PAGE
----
Share This Article

Can you put a price on “priceless”? According to the U.K.-based financial consultant group Deloitte, you can. 

In a report published on July 25, Deloitte estimated that the iconic Colosseum in Rome is worth 77 billion euros, or $79 billion, in cold, hard cash.

The study also found that the Colosseum contributes 1.4 billion euros per year to the Italian economy as a cultural attraction. 


Subscribe to our Historynet Now! newsletter for the best of the past, delivered every Wednesday.

And while the more indirect, less tangible influence is harder to put a price tag on, the social value of the Colosseum is astronomical.  

According to ARTnews, Deloitte’s evaluation is based on the results of a survey asking Italians the financial lengths they would go to preserve the amphitheater even if they make “no direct use of it, may not benefit even indirectly from it, and may not plan any future use for themselves or others.”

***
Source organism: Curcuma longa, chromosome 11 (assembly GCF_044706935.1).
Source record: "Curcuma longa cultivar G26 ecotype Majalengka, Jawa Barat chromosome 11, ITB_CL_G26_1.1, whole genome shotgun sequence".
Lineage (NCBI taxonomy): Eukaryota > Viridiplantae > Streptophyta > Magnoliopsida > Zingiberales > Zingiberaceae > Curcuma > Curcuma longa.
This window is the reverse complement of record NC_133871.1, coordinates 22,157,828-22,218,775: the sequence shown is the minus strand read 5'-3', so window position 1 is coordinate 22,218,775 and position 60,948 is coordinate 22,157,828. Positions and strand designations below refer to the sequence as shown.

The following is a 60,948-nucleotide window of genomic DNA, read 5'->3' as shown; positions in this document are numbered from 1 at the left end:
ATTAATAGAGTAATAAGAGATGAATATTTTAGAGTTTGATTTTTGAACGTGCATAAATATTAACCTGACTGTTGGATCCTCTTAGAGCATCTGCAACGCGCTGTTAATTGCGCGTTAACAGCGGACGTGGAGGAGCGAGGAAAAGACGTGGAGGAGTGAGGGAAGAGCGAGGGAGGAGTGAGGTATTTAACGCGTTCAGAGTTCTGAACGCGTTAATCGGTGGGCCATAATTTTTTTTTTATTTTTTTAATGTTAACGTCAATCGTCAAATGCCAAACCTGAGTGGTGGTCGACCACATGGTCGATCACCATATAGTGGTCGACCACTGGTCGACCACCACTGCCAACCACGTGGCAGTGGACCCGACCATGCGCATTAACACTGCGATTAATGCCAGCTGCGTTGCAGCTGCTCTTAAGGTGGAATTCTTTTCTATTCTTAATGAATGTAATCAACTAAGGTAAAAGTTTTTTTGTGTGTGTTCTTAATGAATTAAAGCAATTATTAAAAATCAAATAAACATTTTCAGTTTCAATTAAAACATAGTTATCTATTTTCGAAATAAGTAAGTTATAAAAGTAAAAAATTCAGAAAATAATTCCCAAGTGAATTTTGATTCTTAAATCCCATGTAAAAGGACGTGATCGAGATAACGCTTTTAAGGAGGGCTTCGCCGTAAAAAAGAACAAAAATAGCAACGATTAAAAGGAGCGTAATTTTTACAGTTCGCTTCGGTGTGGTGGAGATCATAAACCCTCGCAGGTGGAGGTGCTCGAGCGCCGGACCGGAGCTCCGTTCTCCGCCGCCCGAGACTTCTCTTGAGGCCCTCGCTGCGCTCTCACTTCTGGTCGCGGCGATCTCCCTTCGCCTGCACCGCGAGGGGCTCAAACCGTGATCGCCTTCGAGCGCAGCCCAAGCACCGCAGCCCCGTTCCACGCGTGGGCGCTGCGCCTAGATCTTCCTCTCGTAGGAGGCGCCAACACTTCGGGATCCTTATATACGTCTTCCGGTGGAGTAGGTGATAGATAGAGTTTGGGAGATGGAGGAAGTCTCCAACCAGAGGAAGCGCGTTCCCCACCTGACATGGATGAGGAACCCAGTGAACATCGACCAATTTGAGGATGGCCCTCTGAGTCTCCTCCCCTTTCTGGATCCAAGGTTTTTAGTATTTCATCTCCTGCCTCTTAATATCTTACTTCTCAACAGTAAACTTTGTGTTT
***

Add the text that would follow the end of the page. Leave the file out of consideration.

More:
On average, Romans were willing to pay 59 euros ($59.85), while Italians living outside of Rome said they would pay 57 euros.

More than 92% of the respondents said that the monument must be preserved “under any circumstances,” even at a cost to them.  

American soldiers march past the Colosseum in Rome, Italy, shortly after the German forces retreated, June 5, 1944. (U.S. Army)

While Rome wasn’t built in a day, the Colosseum was completed in 80 B.C. and has been the backdrop of countless iconic moments in history and cinema: from the Allies marching through Rome in 1944 to Mary-Kate and Ashley’s “When in Rome” in 2002.  

Ultimately the report concludes that Italy, not just Rome, can better “enhance the key assets of the Italian cultural heritage, with the aim of improving its attractiveness, accessibility and the birth and development of new services.” 

So, tourists, it’s time to break out your best selfie “smize” and get to work.  

historynet magazines

Our 9 best-selling history titles feature in-depth storytelling and iconic imagery to engage and inform on the people, the wars, and the events that shaped America and the world.